25 February 2016
By Parag Khanna
Last week was my third appearance at a major TED conference, having spoken at TED Global in 2009 and guest-hosted a session of TED Global in 2012. This time I kicked off a session themed “Imagine there’s no countries…” and spoke about the ideas presented in my new book Connectography.
Paradoxically, with TED one gets more nervous with experience rather than less. For days beforehand, I felt like I was going into a life-or-death surgery: calm and resigned yet intensely nervous at the same time. Over the span of four days of onsite rehearsals, my emotions swung the pendulum between “I’m gonna crush it!” and “I better pack up and leave before it’s too late.” The night before I went on stage was the only sleepless night I’ve had in years -- and it wasn’t the jet-lag.
The tension inherent in performing at TED comes down to which presents a greater challenge: Memorizing 2000 words or speaking live in front of 2000 people. For some, public speaking is more nerve-wracking; for others, brain freezes are a greater obstacle. The two are of course interrelated, but either way, once it’s showtime you have to nail both. Cue John Lennon’s “Imagine” and there’s no turning back.
A running joke among speakers during rehearsal was that Google Glass would solve all our problems: Having the script scroll down invisibly in front of one’s eyeballs without anyone noticing could free up the mind to focus on the body, the expressive audience engagement that makes TED feel so intimate. I slyly asked the TED organizers whether they thought Google Glass would enhance or detract from the speaking and viewing experience, but they just shrugged it off. It’s a holistic situation, not something that one technology or the other can make or break.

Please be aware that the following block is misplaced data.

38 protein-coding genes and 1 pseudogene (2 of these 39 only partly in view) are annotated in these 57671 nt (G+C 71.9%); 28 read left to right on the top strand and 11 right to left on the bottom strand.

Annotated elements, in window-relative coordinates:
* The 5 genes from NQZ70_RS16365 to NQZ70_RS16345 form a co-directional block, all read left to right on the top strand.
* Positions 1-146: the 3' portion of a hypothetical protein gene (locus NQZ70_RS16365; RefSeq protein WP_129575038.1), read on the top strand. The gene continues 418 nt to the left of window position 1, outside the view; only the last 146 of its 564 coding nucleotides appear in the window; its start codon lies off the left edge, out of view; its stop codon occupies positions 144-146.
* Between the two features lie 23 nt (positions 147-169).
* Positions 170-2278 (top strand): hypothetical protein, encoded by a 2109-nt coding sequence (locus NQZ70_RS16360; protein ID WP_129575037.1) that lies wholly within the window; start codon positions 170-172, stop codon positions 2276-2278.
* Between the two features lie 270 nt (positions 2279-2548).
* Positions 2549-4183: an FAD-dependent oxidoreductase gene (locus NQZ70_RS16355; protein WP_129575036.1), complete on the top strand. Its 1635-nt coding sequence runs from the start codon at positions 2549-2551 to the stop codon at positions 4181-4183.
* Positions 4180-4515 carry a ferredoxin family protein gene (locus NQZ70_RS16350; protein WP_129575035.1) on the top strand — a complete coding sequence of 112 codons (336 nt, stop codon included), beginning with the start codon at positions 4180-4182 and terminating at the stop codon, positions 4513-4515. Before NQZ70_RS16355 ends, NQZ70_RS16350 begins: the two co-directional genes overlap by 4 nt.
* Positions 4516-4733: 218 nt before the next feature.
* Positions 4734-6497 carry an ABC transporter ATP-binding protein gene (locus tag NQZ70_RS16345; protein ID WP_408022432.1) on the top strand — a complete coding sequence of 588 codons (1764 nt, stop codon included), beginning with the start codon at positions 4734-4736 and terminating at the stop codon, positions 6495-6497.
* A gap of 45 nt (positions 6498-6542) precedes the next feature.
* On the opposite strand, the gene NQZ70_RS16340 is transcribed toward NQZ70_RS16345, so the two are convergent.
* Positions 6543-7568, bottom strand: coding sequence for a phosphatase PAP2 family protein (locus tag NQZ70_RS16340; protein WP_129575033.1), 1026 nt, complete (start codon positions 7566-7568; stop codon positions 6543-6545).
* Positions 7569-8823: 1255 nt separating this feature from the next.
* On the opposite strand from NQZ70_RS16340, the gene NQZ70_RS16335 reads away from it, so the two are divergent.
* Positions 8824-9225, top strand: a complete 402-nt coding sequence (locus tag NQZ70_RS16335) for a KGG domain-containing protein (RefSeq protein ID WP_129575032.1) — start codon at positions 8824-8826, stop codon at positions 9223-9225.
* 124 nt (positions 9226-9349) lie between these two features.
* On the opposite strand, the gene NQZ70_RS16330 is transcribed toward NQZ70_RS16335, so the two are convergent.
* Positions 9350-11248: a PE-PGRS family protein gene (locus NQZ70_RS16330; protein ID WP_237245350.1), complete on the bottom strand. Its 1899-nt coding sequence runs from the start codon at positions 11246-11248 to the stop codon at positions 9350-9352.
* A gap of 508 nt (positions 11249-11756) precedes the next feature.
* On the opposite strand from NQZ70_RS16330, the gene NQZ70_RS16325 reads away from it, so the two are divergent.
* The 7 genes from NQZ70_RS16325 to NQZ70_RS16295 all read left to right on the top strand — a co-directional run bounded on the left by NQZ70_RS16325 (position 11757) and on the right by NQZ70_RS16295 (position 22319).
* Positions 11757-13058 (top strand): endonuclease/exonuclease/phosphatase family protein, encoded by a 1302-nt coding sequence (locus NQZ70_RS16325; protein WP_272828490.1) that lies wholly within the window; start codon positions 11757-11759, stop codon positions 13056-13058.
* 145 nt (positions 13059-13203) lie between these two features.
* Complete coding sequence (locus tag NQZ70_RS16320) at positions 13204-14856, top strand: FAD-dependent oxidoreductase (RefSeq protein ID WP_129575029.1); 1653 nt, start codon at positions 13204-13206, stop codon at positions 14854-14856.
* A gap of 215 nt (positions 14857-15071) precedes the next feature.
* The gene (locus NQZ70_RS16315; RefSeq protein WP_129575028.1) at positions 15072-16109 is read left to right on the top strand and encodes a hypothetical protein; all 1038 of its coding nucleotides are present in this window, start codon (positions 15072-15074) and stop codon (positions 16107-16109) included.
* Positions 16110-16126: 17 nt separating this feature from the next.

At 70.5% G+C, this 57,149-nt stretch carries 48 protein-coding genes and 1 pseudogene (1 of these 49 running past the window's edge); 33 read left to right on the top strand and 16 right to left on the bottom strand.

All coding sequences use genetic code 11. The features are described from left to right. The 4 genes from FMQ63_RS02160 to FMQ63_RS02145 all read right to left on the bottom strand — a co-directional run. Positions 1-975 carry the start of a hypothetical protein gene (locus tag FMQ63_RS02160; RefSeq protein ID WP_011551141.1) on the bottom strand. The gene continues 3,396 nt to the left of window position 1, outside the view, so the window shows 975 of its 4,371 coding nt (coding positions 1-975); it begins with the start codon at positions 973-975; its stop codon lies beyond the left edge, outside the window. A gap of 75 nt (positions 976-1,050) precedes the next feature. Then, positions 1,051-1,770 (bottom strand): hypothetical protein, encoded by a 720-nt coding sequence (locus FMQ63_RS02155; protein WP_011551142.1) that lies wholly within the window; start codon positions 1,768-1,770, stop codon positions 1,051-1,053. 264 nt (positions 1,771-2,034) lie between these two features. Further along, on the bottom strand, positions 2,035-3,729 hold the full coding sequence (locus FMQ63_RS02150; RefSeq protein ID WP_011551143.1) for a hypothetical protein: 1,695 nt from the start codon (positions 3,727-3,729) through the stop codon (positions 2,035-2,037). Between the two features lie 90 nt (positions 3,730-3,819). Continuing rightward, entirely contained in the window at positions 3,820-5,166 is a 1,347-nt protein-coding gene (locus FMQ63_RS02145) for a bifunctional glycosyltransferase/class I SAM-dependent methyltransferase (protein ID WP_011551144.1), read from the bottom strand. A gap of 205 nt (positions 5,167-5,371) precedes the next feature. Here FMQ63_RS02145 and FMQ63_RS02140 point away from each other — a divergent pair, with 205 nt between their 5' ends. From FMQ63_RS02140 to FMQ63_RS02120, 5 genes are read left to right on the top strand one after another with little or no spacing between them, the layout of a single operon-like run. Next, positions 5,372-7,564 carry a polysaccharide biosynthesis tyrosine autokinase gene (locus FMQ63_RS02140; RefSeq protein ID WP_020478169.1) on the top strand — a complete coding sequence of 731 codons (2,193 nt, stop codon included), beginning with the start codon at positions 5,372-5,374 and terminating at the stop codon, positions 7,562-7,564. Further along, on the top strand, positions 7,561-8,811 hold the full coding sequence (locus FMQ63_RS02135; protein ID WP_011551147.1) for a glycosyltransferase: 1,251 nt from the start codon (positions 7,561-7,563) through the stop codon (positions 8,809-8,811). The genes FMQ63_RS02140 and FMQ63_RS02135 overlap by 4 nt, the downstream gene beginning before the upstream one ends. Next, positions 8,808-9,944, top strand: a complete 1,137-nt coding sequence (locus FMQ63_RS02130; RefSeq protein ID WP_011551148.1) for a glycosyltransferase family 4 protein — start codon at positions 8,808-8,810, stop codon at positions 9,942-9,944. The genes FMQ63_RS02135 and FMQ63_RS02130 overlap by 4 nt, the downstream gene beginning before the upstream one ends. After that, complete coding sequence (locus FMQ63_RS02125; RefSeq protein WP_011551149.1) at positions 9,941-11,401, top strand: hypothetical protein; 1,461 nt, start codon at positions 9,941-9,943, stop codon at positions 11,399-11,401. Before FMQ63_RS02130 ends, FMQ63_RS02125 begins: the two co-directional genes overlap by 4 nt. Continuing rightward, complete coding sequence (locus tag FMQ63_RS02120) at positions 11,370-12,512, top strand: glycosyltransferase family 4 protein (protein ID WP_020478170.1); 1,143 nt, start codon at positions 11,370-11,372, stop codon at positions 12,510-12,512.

TED adapts to the times, from its nostalgic hippie-like origins to the high-tech auditoriums and virtual reality demos of today. One thing that is beyond dispute: The overall standard continues to climb, and TED’s leadership and content team has an admirably relentless commitment to excellence. If I can speak on behalf of everyone who appeared on the TED stage this year -- from 10-year old Ishita Katyal to former vice-president Al Gore -- I believe we would all agree that there is something special about TED that makes it an order of magnitude more spine-tingling than any other gathering of global society.